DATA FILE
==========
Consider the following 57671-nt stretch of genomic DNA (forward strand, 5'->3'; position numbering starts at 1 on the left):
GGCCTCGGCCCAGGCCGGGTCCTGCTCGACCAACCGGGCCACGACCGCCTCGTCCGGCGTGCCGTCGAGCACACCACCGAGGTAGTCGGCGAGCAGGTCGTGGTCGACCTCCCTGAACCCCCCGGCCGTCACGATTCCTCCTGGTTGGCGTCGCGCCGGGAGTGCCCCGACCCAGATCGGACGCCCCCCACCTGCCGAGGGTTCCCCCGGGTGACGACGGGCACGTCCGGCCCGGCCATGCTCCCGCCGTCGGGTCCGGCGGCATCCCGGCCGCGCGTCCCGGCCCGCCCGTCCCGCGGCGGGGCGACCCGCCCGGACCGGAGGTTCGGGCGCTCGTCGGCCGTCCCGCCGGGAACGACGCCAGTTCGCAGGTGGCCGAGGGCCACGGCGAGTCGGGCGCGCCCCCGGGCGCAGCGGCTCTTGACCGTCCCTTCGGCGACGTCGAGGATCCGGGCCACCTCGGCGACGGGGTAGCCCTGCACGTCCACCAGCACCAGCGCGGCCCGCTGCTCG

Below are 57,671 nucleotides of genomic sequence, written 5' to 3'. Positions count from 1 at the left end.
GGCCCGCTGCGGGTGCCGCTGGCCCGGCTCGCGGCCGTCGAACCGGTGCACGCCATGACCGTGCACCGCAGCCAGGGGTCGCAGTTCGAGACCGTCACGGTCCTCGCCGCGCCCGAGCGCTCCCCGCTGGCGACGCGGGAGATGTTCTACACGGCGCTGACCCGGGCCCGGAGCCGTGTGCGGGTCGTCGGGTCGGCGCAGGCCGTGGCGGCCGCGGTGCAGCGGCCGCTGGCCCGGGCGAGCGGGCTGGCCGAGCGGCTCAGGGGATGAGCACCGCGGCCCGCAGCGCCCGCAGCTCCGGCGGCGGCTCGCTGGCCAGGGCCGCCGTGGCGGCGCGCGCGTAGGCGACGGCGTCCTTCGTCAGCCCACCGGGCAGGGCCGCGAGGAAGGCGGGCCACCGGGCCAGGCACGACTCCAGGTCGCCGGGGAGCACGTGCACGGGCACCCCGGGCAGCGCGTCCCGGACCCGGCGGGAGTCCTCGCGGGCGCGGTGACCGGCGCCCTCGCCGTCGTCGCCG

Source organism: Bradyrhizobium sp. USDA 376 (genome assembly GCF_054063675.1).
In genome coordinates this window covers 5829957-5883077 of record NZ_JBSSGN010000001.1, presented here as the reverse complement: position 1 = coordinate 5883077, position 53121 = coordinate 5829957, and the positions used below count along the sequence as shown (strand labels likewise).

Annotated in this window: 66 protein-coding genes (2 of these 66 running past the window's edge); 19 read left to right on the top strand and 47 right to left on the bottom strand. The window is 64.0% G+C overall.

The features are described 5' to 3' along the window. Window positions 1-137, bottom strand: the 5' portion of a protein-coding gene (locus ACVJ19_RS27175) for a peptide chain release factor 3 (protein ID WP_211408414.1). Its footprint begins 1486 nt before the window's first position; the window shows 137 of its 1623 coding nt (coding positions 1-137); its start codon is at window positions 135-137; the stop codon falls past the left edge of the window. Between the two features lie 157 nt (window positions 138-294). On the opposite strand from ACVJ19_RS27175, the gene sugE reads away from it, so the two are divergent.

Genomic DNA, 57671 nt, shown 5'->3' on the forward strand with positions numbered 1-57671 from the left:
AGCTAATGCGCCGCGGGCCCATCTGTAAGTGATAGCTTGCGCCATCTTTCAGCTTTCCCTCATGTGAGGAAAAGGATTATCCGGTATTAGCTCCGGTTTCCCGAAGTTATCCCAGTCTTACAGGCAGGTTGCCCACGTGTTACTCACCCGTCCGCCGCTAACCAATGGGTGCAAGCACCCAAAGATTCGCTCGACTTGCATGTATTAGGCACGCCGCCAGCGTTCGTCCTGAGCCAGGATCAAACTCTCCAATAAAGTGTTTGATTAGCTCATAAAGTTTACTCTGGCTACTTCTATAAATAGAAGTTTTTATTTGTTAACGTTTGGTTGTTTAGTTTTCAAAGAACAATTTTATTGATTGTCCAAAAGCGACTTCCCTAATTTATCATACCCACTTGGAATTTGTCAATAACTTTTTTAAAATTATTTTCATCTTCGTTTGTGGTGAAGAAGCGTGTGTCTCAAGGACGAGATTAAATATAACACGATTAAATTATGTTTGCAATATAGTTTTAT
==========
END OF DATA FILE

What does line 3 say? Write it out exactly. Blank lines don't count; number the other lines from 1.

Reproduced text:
Below are 57,671 nucleotides of genomic sequence, written 5' to 3'. Positions count from 1 at the left end.